Over the course of the next few hours, she told AP, she was raped by 15 men, some of them very violent, some of them boys who were almost apologetic as they were ordered to assault her. One of them told her, “Sweetie, we should run away and get married,” she recalled. “It was like he was on a first date…. He didn’t see that what he was doing was a bad thing.”
Several people had retreated to what they thought was a safe room behind a secure door and its adjacent bathroom, but the soldiers shot their way in.
“The soldiers then pulled people out one by one,” AP reports. “One woman said she was sexually assaulted by multiple men. Another Western woman said soldiers beat her with fists and threatened her with their guns when she tried to resist. She said five men raped her.”
Again, AP is careful not to specify the nationalities of the women, but several survivors told Patinkin that soldiers specifically asked the terrified aid workers if they were American, and when someone said yes, the beating would begin.
According to the Human Rights Watch report, witnesses recalled soldiers cheering as they took turns raping women. When one woman resisted, a soldier shot a bullet next to her head.
A South Sudanese journalist named John Gatluak was dragged outside in front of the other captives. His tribal scars showed he was from Machar’s ethnic group. One of the soldiers shouted, “Nuer!” And another pumped two bullets into his head, then several more into his body.
All during these horrors, phone calls and text messages were going out to the UN, to the U.S. embassy, to anyone who might be able to help. But for hours nobody came.
Chinese, Nepalese, and Ethiopian troops were serving with UN forces in the immediate vicinity, and an Ethiopian “Quick Reaction Force” mobilized—then stood down, for reasons still not fully explained.
The U.S. embassy, aware that the UN was unlikely to deploy without clearance from Salva Kiir’s military commanders, pressed them to send government soldiers to bring their own troops back into line. Eventually, hours later, they did, but three Western women and 16 hotel staff were left behind in the hotel, according to the AP report, and did not get out until the following morning with the aid of private security contractors.
As Human Rights Watch noted, Gatluak’s body was not retrieved for several days.
The next day, reflecting the uncertainty of the situation, and its impotence to affect it, the U.S. embassy sent out an advisory to Americans in Juba: “The U.S. government is assessing the feasibility of bringing assets in to Juba to provide support to the U.S. Embassy in Juba and to provide support to private U.S. citizens over the coming days.” But with Kiir’s forces by then in complete control of the capital the idea apparently was dropped.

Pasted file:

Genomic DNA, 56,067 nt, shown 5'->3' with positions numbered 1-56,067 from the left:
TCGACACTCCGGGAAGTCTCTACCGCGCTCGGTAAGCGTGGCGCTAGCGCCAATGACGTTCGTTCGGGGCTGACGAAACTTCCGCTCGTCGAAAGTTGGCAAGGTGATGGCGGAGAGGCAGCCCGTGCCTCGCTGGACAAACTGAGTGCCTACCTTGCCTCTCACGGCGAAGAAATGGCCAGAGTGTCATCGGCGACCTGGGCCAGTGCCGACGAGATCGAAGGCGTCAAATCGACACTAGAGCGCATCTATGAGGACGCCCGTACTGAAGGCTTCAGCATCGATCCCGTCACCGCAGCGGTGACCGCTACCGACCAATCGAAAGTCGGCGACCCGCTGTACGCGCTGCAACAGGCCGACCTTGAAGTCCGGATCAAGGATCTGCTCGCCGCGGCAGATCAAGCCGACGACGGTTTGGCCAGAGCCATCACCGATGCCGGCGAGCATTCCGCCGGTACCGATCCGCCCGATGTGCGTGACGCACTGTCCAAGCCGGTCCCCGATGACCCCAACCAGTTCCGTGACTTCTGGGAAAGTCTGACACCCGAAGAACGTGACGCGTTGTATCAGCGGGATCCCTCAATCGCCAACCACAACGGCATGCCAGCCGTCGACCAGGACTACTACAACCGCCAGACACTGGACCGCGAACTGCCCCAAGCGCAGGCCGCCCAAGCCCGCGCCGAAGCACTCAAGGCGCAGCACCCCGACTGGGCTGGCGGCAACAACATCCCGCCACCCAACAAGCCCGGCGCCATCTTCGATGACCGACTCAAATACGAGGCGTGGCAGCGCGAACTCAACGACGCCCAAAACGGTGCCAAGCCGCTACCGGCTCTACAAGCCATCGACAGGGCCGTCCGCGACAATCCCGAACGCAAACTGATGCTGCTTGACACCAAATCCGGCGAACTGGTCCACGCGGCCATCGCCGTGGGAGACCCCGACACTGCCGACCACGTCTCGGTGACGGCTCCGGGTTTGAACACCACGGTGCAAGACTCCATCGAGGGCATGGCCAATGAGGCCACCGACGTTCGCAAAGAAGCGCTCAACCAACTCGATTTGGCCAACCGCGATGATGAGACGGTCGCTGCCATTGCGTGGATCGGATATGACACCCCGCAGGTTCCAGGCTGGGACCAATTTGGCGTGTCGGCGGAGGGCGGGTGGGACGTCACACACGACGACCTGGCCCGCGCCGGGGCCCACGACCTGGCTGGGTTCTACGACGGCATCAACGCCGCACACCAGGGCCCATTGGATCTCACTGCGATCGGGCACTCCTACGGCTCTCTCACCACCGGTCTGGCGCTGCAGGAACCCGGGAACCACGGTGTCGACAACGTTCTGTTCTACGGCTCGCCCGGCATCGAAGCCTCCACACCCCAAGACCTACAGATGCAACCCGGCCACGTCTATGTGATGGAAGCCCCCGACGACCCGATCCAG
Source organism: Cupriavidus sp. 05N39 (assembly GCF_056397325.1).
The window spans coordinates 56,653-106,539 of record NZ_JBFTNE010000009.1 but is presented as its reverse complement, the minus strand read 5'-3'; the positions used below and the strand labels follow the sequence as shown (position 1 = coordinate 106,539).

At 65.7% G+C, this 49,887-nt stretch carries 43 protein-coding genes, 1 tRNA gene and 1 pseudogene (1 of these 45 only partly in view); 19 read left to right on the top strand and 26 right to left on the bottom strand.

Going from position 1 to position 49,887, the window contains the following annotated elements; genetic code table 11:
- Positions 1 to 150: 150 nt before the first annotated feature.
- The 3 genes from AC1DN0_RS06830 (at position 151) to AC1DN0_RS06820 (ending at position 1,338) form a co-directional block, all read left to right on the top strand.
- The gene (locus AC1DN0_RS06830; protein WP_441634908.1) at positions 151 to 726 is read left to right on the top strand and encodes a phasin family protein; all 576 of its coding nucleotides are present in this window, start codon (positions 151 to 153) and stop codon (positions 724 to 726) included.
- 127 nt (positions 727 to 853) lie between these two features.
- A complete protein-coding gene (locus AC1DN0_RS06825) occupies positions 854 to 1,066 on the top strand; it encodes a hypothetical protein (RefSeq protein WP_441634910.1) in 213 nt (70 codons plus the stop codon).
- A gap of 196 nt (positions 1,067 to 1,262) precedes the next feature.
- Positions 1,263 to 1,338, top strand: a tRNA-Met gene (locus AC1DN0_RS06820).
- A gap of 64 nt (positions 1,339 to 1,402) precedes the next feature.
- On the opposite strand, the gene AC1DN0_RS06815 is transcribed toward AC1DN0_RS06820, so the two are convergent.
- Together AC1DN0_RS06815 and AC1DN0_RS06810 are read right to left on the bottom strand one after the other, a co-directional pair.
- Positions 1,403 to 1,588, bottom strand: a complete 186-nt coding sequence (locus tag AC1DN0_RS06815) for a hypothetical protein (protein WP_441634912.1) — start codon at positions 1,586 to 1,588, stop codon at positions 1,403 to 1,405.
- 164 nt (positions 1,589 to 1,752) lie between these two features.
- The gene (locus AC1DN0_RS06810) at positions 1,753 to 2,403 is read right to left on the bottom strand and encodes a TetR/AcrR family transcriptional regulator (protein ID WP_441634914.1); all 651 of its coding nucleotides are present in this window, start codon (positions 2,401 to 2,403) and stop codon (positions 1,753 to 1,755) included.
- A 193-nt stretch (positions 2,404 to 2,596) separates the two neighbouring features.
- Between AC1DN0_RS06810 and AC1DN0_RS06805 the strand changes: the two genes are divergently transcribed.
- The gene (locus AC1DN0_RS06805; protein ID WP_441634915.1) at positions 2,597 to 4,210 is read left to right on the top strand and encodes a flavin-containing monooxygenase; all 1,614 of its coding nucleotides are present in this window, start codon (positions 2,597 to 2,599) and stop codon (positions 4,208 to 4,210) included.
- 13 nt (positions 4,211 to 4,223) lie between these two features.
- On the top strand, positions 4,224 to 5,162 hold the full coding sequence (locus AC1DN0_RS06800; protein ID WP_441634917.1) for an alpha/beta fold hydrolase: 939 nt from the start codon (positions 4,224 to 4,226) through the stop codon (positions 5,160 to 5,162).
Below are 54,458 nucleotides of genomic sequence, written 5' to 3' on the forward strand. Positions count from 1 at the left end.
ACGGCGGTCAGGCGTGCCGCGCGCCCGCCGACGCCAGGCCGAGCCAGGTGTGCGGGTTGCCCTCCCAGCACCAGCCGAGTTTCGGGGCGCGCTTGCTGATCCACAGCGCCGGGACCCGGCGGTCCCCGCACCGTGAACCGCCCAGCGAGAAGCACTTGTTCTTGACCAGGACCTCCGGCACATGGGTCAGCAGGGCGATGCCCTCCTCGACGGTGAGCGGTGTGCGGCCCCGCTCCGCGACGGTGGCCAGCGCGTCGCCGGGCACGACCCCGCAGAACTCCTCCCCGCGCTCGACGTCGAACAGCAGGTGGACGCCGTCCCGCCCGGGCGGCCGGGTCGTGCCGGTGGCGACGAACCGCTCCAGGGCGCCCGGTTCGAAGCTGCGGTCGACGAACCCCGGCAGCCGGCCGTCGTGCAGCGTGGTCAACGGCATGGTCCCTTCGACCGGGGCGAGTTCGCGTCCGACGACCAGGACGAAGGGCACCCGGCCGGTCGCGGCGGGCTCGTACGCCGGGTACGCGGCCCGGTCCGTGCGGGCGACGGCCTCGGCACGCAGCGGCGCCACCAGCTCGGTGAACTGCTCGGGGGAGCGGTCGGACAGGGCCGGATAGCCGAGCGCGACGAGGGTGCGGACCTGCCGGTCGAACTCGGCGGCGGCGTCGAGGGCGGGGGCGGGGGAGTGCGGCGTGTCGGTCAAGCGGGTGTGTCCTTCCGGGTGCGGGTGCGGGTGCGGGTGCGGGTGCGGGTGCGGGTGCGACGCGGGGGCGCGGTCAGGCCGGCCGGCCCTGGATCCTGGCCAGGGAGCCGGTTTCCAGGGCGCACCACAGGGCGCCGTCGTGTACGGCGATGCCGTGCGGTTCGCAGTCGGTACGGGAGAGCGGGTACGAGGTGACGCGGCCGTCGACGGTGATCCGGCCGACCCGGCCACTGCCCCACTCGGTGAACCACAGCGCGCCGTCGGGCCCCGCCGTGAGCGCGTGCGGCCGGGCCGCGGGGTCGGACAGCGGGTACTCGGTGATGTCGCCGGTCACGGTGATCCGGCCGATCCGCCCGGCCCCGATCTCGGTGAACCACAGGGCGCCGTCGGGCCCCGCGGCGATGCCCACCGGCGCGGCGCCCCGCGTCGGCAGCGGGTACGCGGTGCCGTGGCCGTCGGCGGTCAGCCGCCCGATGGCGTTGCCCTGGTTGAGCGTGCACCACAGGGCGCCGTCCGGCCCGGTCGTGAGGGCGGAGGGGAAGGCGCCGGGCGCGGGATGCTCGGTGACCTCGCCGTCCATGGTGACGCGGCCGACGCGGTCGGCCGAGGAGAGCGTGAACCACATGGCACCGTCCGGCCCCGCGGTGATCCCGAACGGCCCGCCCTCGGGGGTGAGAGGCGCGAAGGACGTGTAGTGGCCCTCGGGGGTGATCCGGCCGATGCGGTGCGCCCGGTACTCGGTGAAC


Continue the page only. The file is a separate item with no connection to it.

Of course investigations are being promised by Kiir’s government and by the United Nations. But atrocities and investigations are nothing new in South Sudan’s civil war, while prosecutions for murder and rape have been virtually nonexistent.
At a time when many Americans are asking why the United States gets heavily involved in conflicts like South Sudan’s, at a moment when Republican presidential candidate Donald Trump is pandering to isolationist sentiment at every opportunity, it will be hard for the administration to continue struggling with such an intractable conflict.
And for the aid workers and diplomats trying to bring peace to the country, there clearly is a sense of frustration, but also a growing sense of fear. All know that they are now potentially under threat, and that the reign of terror has becomes the status quo. Yet many, including some of those assaulted on July 11, want to keep trying to make things better.
Human Rights Watch on Monday proposed what may be the best, most immediate short-term response to the events of July: an arms embargo making it harder for renegade troops to get ammunition, even if they already have guns; and sanctions—including travel bans and frozen bank accounts—directly targeting Kiir, Machar, and other South Sudanese military and political leaders ultimately responsible for the violence.
Meanwhile, the war continues in other cities and villages in South Sudan where there is nobody to see, nobody to bear witness. One can only imagine their descent into hell.